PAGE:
Why MoE started

Context

” We pay too little attention to the reserve power of the people to take care of themselves. We are too solicitous for government intervention, on the theory, first, that the people themselves are helpless, and second, that the government has superior capacity for action. Often times both of these conclusions are wrong

- Calvin Coolidge

It’s only when things go wrong that we question the systems which regulate, control and dominate our lives. We live in a time of great economic uncertainty. Millions of people around the world have lost jobs, homes, businesses, independence and purpose. Millions more face growing uncertainty and insecurity. Many hard working people have been hard hit. In the greater scheme of things they’re simply collateral damage in the rebalancing of a larger, broken world economic system.

The system is broken. Long live the system.

While it’s impossible for most of us to reduce our exposure entirely from the global economy, there are things many of us can do to lessen our dependence on it. Funnily enough it’s something our ancestors managed to do pretty well. It’s called self-sufficiency.

But before you dismiss this as hippy-style “grow-your-own vegetables on village allotments”, more meaningful economic self-sufficiency is possible if people are creative in how they earn, trade and share with one another. As money has taken over as our primary means of exchange, other more traditional methods have been lost.

What we’ve been left with is not only an economic system few people understand but one we have little control over, a loss of community and a drift away from the consumption of locally produced goods and services.

But all is not lost. The slide can be halted, and by using the very technologies which enable us to take part in a globalised society, it can be reversed.

If you’re one of a growing number of people interested in how we might achieve economic self-sufficiency, or you wonder what impact the current economic system is having on communities around the world, or you’re curious about the kinds of tools and resources that can help you rebuild yours wherever you are, then Means of Exchange is for you.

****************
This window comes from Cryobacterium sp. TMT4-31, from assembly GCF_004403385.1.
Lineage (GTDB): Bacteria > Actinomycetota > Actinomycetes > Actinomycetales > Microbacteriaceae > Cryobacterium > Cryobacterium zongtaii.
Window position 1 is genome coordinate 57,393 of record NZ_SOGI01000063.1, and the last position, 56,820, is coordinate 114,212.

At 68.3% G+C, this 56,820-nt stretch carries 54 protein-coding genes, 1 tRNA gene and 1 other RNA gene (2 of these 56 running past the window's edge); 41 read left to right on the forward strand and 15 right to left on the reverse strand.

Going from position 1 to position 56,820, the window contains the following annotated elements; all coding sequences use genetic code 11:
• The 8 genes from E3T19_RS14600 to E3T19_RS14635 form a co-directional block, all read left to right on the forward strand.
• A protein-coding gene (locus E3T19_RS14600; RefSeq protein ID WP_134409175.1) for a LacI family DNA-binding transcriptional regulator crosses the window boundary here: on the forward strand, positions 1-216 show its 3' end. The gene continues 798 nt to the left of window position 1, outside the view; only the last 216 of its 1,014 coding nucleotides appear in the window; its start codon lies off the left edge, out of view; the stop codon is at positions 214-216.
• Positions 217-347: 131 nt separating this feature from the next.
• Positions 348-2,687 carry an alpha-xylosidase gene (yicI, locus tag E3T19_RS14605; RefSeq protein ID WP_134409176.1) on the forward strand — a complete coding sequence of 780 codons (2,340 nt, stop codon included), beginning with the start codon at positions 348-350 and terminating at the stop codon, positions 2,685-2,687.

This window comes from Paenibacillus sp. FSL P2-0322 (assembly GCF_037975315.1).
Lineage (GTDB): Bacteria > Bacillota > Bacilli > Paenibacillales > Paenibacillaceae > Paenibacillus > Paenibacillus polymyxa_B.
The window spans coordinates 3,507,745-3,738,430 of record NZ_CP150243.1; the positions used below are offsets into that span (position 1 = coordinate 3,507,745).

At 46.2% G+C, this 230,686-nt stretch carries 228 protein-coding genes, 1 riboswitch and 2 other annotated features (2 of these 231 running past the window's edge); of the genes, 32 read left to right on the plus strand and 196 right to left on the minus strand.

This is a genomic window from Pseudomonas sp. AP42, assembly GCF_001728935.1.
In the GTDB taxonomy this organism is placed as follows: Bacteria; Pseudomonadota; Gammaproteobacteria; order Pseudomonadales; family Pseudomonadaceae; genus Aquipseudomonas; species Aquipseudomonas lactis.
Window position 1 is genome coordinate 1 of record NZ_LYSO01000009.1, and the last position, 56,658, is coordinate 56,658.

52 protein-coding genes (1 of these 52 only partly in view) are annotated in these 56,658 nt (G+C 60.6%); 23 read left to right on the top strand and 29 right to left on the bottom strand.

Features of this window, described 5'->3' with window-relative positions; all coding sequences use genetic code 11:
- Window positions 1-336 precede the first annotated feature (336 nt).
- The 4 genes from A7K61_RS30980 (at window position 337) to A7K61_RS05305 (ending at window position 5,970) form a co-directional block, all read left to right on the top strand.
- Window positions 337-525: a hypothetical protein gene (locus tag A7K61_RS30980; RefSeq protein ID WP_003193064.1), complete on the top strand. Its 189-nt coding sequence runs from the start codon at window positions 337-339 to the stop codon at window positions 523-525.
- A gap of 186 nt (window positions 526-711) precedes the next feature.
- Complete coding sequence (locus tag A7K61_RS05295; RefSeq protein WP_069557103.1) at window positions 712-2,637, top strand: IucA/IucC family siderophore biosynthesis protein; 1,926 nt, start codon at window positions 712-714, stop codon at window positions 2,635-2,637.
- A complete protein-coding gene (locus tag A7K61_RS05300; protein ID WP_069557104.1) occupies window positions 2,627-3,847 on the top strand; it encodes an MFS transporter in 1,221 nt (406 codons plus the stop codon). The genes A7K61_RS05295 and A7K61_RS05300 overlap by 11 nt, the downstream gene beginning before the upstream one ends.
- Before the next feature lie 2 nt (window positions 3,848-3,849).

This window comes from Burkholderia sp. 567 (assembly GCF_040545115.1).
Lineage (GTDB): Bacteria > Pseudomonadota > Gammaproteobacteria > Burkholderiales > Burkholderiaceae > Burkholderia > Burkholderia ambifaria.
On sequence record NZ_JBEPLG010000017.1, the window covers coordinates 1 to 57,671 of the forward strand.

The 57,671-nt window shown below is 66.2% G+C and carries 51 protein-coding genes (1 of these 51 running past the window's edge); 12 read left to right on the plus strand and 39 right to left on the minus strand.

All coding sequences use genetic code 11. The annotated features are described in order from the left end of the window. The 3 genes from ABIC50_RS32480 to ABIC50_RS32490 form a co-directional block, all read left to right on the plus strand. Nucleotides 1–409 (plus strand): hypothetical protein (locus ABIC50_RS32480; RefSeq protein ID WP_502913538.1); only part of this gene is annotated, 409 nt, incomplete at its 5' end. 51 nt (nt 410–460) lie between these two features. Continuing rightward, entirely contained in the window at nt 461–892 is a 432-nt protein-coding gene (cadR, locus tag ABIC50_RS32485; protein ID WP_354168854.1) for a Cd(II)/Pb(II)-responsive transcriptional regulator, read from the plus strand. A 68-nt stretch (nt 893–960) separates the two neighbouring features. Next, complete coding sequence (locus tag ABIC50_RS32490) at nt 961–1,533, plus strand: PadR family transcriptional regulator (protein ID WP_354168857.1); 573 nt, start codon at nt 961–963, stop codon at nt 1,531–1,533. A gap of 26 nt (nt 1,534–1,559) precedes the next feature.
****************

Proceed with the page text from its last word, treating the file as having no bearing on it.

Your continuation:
We’ll be looking at how a combination of everyday technologies and human ingenuity can be used to democratise opportunities for economic self-sufficiency, rebuild local community and promote a return to local resource use. We’ll encourage new thinking, build new tools and take a fresh look at the public messaging behind local economic empowerment schemes to help make them more inclusive, simple, relevant, fun and engaging in today’s social media-driven world.

Many of these ideas are not new, it’s just that no-one has successfully solved many of them yet. Not surprisingly, we’ll not come up with the answers overnight. These are complex, deep-rooted, difficult problems and it’ll take time. But if you’re up for a challenge and believe in a fairer, better locally-connected world, then please join us. We won’t be able to do this without you.

And in the wider spirit of sharing, you can also follow us on Twitter, or ‘Like’ our Facebook page.

Thank you. Welcome to Means of Exchange!

” Control your own destiny, or someone else will “

- Jack Welch

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Ethan Zuckerman
Ethan Zuckerman said: My friend Ken Banks (@kiwanja) is publishing a memoir on his work on FrontlineSMS a critical piece of infrastructu… https://t.co/KTUsqAOBGO Retweeted by Means of Exchange Tweeted on 06 Jul
kiwanja
kiwanja said: I've done many podcasts but this rates among the best produced and most fun. If you're interested in #careers with… https://t.co/Cuyw8H4qoX Retweeted by Means of Exchange Tweeted on 31 Mar
kiwanja
kiwanja said: Remembering a little piece of software I started writing exactly 15 years ago this week - and all the amazing thing… https://t.co/0VWkNyPqOO Retweeted by Means of Exchange Tweeted on 25 Aug
Josh Halliday
Josh Halliday said: Mary from Kent in today’s Times 👏 https://t.co/QRvzwx5qiE Retweeted by Means of Exchange Tweeted on 15 Aug
MoE
MoE said: https://t.co/jdqcYIS3wO Tweeted on 20 Jun
kiwanja
kiwanja said: If you see a job advert in #ICT4D #globaldev or whatever you want to call it hiring for a role covering Africa As… https://t.co/aIYj93vpFT Retweeted by Means of Exchange Tweeted on 17 Jun